Artistic patterns are sometimes etched into glass using an acid or other caustic substance (which "eats" into the glass).
Consequently, the popularity of cut clear glass soared, while that of colored glass diminished.
Retail stores use glass cases to display as well as protect their products for sale.
The early twentieth century marked the move away from hand-blown to machine-manufactured glass, such as machine drawn cylinder sheet, rolled plate, and float glass.
From this point on, northern glass differed significantly from that produced in the Mediterranean area, where soda remained in common use.
Uranium (0.1–2 percent) can be added to give glass a fluorescent yellow or green color.
One common misconception is that glass is a "super-cooled liquid of practically infinite viscosity" when at room temperature.
Occasionally, such glass has been found thinner side down, probably as a result of carelessness at the time of installation.
The way the glass is heated and cooled can significantly affect the colors produced by these compounds, but the chemistry involved is complex and not well understood.
Glass is an extremely useful material, serving both practical and artistic needs.
Broad sheet glass was made by blowing molten glass into an elongated balloon shape with a blowpipe.
Traditionally, this was done by a trained artisan after the glass was blown or cast.
When broken, chemically strengthened glass still shatters in long, pointed splinters, similar to float glass.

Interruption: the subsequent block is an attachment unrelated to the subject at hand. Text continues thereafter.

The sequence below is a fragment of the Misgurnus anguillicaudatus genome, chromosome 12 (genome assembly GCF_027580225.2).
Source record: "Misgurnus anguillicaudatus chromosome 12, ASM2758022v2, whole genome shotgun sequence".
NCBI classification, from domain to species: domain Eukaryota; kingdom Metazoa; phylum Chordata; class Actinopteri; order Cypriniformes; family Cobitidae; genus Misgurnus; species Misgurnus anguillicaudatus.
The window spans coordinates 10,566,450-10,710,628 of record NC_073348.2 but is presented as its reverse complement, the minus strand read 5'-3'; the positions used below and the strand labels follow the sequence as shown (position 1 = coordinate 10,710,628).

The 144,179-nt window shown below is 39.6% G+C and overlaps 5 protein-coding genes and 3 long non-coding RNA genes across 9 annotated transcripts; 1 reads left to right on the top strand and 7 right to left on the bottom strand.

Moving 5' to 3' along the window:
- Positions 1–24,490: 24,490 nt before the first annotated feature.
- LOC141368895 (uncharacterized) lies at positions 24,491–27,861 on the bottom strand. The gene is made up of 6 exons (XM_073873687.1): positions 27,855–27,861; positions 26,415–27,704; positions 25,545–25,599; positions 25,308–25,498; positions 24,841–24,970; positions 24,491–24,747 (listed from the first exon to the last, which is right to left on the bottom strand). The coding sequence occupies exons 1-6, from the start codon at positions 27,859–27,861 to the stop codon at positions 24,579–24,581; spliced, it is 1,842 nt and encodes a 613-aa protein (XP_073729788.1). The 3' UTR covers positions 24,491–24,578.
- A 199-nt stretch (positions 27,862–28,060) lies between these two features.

Pure, metallic copper produces a dark red, opaque glass, and it is sometimes used as a substitute for gold in the production of ruby-colored glass.
Glass can also be cut with a diamond saw and polished to give gleaming facets.
Glassmakers learned to make colored glass by adding metallic compounds and mineral oxides to produce brilliant hues of red, green, and blue—the colors of gemstones (see Ingredients for colors below).
The process involved blowing the glass into spheres, swinging them out to form cylinders, cutting them while still hot, and then flattening the sheets.
Metallic gold at low concentrations (around 0.001 percent) produces a rich, ruby-colored glass, and at lower concentrations it produces a less intense red, often marketed as "cranberry."
Toughened glass is made from annealed glass via a thermal tempering process.
Large amounts of iron are used in glass that absorbs infrared energy, such as for heat-absorbing filters in movie projectors.
Pure silica glass is also used to make fiber optic cables that can transmit light over long distances and are therefore useful for the telecommunications industry.
The molten glass is then annealed in a furnace to produce sheets of colored glass.
Selenium, likewise, can be used at low concentrations to decolorize glass, but at higher concentrations, it imparts a reddish color.